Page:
Configuration vs customisation

What’s the difference, and why does it matter?

If you have specific, maybe unique, requirements, then naturally you want your new Dynamics 365 system to function the way you want it to. The trick is, how to achieve this? There are two options: configuration, and customisation

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  • Leverages the full functionality of Dynamics 365
  • Stays true to Dynamics 365 technical design
  • Adheres to Dynamics 365 UX design
  • Is quick and simple to do, if you know how
  • Aligns with Microsoft’s vision and product roadmap

  • Guarantees your upgrade path
  • Automatically incorporates newly released features
  • Rapidly emerging as best practice


  • Involves writing new code or changing existing code
  • Strays outside Dynamics 365 technical design
  • Difficult to maintain consistency of user interface
  • Can be expensive
  • Risks misalignment with Dynamics 365 roadmap
  • Potentially compromises your upgrade path
  • Costly rework frequently required with every upgrade

Configuration vs customisation?

In our minds, the answer is clear: configuration is the way to go. Developing new code or attempting to change the way Dynamics 365 is designed to work risks your project by introducing unsupported features, and may prevent you taking advantage of future upgrades. Configuration – a low-code, lower cost approach leveraging Microsoft’s ongoing investment in Dynamics 365 – preserves Dynamics 365 design standards, avoids problems with upgrades, and protects against supplier lock in.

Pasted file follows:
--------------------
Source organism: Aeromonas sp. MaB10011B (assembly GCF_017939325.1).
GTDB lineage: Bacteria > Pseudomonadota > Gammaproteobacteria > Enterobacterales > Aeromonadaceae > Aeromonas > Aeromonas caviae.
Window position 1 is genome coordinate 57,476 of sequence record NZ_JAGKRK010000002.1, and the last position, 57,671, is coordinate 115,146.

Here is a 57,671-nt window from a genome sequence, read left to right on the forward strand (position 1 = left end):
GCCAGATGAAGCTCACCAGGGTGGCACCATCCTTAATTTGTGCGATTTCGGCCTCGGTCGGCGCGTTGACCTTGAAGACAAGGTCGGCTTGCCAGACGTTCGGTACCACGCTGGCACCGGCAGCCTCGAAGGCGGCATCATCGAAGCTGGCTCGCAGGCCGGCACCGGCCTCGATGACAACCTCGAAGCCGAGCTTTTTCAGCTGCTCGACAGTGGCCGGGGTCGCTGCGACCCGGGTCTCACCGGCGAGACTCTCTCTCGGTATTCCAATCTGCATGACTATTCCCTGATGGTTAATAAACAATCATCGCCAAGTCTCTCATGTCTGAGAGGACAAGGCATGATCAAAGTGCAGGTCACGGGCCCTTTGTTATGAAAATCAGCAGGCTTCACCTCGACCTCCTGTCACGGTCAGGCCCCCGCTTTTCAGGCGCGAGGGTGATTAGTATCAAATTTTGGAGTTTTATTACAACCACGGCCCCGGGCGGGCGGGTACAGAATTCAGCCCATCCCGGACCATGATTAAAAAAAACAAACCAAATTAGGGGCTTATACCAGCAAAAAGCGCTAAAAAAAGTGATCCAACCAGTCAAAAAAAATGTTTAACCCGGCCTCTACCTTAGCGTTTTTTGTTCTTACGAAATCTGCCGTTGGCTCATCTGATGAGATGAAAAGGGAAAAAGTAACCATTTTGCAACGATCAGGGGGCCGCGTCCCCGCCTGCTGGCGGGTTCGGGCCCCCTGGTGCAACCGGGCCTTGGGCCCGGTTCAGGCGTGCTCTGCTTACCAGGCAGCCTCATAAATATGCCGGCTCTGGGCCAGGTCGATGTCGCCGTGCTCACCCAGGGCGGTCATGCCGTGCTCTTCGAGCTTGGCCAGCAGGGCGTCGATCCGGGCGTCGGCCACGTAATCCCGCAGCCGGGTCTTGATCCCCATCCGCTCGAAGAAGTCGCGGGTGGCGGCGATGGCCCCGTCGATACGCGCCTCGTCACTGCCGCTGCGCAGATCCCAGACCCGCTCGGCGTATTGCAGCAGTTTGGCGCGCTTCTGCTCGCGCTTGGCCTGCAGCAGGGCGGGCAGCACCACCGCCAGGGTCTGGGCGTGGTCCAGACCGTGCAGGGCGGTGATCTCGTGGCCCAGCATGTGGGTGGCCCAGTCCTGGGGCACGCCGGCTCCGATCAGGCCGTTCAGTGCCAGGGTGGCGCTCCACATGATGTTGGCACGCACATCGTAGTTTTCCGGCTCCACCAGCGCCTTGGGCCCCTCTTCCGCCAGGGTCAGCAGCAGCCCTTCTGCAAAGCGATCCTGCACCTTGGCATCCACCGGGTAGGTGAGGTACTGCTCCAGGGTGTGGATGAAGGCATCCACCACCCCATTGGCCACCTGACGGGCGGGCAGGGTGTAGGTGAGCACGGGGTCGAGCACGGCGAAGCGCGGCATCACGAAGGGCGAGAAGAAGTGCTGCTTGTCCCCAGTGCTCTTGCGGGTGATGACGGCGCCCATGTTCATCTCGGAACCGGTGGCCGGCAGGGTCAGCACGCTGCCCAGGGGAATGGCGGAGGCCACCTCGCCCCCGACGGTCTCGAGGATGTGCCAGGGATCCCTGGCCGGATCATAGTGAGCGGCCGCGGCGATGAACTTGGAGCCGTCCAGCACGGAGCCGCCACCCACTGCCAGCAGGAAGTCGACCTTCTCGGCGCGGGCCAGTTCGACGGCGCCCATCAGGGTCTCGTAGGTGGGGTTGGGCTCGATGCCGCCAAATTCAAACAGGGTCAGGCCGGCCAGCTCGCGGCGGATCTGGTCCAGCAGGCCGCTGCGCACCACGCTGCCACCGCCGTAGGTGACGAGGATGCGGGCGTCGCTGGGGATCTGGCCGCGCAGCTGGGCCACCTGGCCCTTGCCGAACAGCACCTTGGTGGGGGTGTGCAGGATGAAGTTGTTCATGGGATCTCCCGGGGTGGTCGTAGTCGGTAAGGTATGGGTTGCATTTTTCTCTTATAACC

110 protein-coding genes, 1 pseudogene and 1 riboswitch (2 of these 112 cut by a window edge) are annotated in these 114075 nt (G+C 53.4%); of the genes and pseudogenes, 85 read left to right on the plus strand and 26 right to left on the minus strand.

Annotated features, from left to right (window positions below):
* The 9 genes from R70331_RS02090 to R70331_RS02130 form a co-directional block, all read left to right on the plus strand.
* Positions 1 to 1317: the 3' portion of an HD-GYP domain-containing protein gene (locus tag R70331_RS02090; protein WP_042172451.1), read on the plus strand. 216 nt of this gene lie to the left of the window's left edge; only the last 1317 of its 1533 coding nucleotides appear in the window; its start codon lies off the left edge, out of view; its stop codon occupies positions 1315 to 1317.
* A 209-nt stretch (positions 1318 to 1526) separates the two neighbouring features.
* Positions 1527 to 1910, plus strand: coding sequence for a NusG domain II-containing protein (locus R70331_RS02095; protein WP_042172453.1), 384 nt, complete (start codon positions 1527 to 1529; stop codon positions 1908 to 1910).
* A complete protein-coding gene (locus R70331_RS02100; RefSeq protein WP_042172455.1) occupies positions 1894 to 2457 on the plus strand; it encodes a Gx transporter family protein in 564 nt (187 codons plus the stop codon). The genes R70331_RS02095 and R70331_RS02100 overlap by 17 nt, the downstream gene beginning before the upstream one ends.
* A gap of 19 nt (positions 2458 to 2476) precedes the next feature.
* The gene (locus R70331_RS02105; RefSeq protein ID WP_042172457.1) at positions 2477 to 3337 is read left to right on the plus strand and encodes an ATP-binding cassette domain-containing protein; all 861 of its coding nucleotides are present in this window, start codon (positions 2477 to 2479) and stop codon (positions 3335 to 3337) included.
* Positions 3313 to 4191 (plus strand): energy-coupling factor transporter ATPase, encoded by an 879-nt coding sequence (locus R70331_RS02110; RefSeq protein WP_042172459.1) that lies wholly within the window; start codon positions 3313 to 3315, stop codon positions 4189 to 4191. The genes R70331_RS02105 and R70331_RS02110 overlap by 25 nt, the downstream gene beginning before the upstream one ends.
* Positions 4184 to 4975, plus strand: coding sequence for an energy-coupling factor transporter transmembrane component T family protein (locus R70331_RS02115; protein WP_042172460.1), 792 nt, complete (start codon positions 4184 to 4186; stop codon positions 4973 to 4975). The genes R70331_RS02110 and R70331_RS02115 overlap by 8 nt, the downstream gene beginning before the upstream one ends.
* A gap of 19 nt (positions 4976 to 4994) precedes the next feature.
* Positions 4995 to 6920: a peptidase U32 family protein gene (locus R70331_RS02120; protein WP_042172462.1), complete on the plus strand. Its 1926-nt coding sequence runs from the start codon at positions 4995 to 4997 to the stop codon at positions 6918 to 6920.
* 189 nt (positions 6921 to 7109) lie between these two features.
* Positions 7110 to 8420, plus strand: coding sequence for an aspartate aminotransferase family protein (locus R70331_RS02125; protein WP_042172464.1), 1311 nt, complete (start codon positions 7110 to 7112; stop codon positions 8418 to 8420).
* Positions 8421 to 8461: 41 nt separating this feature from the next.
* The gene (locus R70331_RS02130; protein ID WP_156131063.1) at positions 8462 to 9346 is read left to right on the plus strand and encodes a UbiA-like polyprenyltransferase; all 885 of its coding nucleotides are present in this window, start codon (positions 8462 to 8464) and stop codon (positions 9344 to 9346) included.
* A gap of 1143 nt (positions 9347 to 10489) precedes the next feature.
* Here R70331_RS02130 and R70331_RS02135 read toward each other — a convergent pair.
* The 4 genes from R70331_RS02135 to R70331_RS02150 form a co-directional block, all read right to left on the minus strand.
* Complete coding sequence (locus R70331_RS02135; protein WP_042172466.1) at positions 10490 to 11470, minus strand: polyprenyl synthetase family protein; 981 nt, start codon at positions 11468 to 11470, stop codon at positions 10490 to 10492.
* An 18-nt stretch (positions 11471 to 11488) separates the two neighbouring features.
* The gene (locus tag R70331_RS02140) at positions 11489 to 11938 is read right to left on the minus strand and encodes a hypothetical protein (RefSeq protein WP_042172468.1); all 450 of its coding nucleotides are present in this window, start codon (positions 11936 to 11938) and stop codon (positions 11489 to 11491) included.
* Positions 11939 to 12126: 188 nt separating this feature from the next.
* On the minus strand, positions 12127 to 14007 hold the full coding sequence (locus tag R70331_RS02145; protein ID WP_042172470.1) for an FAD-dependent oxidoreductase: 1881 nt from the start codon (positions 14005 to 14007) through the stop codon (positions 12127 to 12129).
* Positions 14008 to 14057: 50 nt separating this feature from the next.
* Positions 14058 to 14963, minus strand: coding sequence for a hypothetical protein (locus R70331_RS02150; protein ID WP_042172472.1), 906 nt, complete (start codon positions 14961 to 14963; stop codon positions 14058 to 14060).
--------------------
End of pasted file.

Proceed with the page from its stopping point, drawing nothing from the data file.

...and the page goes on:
Does this mean there is never a place for customisation? Not necessarily: sometimes, we accept, customisation is the only short term alternative. In these circumstances, we develop with the intent to re-align with the Dynamics 365 roadmap as soon as Microsoft bring the same or better functionality to the product.

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Stay true to the Dynamics 365 design paradigm whilst keeping it simple

Take advantage of Dynamics 365’s modern, responsive, mobile-aware interface

Configure solutions to meet customers’ specific requirements; encourage customers to accept that whilst configuration might not deliver exactly what they want, close enough is often the far better option

Develop custom code only when configuration is not an option, and only then in a way that allows us to re-align with the Dynamics 365 roadmap when Microsoft catches up